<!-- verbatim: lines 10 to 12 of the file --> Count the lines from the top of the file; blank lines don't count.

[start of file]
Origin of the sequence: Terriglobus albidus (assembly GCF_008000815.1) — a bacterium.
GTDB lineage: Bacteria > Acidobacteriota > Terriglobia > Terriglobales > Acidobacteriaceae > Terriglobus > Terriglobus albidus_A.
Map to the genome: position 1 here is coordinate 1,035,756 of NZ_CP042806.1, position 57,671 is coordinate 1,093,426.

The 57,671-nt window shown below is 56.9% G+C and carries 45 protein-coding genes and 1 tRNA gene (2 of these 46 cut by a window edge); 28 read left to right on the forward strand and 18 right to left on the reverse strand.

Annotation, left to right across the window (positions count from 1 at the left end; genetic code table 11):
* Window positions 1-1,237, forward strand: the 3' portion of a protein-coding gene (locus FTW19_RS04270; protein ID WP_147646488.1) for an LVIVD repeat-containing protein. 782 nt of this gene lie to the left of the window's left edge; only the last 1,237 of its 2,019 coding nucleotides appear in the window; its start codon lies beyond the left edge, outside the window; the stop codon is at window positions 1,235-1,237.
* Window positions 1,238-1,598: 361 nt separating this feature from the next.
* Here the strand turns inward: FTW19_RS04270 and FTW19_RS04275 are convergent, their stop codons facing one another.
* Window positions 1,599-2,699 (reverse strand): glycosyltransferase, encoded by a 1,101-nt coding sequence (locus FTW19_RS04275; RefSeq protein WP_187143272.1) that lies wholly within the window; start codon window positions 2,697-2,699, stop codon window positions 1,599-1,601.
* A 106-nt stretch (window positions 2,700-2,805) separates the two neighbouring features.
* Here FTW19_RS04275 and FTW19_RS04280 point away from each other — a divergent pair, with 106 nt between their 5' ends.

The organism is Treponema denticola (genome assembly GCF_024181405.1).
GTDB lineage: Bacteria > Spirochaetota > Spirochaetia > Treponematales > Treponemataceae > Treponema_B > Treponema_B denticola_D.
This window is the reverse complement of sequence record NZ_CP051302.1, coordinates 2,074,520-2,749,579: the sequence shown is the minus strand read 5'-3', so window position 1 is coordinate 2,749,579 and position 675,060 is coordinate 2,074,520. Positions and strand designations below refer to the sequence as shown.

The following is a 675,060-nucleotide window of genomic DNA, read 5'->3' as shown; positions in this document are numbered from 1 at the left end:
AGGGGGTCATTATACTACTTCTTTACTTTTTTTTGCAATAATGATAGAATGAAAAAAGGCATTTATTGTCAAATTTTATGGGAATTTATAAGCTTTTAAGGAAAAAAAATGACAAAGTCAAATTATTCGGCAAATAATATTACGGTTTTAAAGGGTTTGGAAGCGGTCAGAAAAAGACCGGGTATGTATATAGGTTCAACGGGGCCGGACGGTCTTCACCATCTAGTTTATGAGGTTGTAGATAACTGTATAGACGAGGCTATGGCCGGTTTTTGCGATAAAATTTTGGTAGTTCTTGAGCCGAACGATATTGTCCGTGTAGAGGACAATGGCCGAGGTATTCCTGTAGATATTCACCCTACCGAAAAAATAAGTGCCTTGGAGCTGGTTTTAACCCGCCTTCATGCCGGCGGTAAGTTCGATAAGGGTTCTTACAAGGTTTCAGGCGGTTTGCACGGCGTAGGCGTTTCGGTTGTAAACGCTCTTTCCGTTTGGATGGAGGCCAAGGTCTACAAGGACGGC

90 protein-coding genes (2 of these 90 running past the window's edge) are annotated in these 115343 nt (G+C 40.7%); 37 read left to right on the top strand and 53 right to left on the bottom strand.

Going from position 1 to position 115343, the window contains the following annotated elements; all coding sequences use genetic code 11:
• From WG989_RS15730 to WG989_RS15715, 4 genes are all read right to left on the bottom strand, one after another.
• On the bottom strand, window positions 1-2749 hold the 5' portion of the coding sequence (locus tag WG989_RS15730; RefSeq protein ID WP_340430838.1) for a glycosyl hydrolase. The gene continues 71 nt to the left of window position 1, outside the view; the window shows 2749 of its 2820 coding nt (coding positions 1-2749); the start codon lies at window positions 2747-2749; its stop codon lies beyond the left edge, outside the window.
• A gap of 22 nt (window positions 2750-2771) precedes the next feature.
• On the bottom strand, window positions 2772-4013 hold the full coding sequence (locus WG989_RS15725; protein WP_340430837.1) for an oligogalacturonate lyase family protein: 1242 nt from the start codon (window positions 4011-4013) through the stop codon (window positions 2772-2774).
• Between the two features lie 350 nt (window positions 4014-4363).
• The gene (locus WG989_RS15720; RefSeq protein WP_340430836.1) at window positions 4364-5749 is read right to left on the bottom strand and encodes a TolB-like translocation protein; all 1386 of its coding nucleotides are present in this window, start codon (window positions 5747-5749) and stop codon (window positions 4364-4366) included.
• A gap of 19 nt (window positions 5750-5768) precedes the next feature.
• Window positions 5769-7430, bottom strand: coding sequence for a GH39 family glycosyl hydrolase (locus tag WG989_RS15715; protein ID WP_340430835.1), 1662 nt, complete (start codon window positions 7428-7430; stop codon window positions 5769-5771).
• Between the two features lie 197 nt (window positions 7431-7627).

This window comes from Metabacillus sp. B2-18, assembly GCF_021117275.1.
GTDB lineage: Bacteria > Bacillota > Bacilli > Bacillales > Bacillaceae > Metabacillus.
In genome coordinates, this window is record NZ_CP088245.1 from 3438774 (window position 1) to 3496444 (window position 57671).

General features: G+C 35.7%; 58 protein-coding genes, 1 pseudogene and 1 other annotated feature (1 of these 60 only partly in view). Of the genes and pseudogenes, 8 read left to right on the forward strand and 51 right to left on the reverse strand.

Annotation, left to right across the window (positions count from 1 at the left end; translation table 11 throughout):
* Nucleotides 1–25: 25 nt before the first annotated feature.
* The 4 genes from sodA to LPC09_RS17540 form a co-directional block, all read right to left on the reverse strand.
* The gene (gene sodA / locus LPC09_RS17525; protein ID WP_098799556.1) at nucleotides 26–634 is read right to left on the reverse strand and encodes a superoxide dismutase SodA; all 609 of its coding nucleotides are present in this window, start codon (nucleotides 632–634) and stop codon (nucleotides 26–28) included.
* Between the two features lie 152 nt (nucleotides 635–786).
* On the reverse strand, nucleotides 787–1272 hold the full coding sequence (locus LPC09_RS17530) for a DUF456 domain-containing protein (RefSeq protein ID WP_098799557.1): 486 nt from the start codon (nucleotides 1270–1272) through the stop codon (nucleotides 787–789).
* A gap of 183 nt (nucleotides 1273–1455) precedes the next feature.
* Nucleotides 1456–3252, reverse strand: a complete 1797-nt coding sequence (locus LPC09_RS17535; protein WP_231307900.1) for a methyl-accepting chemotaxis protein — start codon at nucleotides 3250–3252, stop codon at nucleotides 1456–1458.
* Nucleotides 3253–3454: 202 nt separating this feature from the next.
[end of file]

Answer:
* A 106-nt stretch (window positions 2,700-2,805) separates the two neighbouring features.
* Here FTW19_RS04275 and FTW19_RS04280 point away from each other — a divergent pair, with 106 nt between their 5' ends.

The organism is Treponema denticola (genome assembly GCF_024181405.1).